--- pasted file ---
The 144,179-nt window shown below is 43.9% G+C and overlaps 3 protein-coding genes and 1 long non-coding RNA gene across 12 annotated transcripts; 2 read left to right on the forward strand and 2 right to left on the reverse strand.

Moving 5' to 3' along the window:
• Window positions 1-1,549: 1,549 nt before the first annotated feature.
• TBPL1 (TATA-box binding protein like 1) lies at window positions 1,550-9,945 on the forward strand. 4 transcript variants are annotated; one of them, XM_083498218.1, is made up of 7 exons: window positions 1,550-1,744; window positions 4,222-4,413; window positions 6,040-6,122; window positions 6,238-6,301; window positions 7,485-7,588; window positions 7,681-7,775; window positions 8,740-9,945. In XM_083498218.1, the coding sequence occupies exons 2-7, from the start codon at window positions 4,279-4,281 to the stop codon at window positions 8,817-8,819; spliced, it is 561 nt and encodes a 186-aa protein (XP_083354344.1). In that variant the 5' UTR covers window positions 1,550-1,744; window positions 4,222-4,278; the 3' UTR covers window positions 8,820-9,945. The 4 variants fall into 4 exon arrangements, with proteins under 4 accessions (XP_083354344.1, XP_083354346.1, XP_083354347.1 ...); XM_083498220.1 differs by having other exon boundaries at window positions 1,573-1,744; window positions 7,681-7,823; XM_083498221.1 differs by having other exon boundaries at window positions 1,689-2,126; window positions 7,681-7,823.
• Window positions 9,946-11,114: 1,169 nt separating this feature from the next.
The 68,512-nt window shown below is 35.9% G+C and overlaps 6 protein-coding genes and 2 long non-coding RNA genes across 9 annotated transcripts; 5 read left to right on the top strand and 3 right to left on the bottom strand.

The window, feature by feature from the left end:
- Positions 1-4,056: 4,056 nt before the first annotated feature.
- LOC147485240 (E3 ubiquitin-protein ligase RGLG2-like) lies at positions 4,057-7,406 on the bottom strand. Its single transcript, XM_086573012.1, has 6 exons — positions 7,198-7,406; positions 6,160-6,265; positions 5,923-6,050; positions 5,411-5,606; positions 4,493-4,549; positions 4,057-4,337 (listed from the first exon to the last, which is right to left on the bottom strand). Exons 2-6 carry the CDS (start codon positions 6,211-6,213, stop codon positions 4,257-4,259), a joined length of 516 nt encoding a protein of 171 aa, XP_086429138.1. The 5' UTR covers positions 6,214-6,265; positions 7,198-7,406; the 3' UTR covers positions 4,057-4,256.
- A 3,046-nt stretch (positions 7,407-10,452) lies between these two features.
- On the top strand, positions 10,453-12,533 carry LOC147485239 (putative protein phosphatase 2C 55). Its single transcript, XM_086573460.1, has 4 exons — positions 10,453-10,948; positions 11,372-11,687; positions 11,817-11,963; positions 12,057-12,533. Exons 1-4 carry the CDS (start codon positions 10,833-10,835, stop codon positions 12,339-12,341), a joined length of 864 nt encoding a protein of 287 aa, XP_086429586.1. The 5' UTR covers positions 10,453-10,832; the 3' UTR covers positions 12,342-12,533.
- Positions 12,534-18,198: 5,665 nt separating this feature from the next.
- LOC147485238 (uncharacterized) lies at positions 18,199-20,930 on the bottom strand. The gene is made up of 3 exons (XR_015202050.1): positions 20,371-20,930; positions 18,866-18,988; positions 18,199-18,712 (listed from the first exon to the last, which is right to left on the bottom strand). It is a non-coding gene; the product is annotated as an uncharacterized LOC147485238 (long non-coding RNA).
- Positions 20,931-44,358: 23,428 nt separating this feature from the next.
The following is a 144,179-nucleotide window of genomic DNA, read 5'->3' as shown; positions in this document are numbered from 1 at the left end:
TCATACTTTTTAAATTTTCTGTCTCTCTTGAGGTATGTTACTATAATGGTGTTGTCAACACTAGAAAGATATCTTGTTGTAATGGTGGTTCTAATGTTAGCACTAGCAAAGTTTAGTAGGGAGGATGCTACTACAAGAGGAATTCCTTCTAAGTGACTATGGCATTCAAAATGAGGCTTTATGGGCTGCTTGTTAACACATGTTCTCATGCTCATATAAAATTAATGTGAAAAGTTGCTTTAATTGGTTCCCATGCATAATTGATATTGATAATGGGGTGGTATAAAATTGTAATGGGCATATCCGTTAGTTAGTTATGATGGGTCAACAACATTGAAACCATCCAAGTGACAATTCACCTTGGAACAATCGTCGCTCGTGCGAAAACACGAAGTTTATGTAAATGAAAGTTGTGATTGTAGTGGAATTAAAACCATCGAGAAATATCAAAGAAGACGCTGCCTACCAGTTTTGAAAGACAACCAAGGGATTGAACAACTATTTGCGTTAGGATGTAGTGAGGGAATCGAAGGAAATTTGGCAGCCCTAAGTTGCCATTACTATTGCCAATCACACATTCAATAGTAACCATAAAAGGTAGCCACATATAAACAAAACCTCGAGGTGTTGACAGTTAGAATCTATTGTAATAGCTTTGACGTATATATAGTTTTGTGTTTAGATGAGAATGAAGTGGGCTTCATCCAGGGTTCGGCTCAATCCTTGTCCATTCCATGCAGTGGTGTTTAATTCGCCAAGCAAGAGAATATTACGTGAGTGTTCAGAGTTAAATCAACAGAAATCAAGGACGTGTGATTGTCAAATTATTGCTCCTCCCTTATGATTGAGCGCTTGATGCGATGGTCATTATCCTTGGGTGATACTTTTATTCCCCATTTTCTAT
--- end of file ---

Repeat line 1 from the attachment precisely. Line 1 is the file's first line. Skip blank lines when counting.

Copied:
The 144,179-nt window shown below is 43.9% G+C and overlaps 3 protein-coding genes and 1 long non-coding RNA gene across 12 annotated transcripts; 2 read left to right on the forward strand and 2 right to left on the reverse strand.